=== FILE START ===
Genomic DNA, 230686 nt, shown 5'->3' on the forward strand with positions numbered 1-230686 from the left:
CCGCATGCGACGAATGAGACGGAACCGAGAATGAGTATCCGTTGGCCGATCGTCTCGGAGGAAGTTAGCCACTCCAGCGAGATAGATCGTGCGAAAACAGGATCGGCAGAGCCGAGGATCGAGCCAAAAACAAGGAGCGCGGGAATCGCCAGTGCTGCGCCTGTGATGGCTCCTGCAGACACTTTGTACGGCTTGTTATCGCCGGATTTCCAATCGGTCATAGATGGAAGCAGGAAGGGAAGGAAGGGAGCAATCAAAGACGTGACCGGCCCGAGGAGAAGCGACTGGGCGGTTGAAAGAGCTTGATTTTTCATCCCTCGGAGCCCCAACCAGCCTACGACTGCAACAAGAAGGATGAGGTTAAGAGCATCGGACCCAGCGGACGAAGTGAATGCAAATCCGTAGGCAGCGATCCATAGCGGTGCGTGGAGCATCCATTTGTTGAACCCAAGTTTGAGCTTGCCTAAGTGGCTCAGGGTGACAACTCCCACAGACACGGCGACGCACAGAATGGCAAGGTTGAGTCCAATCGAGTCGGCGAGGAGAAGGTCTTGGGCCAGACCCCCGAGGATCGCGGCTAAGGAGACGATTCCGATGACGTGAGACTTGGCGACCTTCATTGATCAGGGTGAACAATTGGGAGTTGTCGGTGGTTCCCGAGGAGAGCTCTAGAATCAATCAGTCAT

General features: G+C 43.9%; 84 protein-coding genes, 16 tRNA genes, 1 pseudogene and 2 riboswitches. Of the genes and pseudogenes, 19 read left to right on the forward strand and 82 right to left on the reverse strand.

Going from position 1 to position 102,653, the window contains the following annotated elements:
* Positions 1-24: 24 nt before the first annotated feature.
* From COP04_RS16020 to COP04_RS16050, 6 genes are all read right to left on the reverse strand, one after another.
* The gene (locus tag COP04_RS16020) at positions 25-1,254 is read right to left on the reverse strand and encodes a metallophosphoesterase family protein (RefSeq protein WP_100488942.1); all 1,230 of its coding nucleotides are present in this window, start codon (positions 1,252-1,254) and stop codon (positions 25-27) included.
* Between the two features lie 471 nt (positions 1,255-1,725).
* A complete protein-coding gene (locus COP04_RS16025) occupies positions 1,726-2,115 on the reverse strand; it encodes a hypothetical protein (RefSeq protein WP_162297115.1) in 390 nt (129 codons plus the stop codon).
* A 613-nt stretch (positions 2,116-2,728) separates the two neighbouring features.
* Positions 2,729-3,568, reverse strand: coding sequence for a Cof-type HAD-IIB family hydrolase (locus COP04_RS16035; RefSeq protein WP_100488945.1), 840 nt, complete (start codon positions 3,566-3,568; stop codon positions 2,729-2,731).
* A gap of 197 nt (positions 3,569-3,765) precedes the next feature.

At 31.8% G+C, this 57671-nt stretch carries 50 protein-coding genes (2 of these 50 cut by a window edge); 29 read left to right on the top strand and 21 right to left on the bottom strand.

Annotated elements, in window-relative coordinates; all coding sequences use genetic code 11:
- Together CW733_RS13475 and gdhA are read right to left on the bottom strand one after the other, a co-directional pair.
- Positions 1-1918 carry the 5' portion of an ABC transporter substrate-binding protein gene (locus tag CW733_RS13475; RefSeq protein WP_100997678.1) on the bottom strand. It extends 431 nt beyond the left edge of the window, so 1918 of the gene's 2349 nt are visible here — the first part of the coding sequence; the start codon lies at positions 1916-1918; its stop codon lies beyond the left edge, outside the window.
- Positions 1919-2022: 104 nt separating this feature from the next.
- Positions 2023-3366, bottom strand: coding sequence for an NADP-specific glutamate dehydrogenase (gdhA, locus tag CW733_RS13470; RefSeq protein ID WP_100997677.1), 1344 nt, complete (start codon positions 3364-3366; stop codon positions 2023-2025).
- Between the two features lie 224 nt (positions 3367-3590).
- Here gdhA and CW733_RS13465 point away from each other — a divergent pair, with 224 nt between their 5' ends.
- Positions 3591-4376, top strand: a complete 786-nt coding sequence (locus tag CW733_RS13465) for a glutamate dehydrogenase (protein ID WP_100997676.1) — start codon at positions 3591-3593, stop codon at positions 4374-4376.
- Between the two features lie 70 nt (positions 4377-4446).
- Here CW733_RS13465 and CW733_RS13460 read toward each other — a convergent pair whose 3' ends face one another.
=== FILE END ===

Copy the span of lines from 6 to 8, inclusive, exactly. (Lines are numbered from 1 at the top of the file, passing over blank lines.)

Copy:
* From COP04_RS16020 to COP04_RS16050, 6 genes are all read right to left on the reverse strand, one after another.
* The gene (locus tag COP04_RS16020) at positions 25-1,254 is read right to left on the reverse strand and encodes a metallophosphoesterase family protein (RefSeq protein WP_100488942.1); all 1,230 of its coding nucleotides are present in this window, start codon (positions 1,252-1,254) and stop codon (positions 25-27) included.
* Between the two features lie 471 nt (positions 1,255-1,725).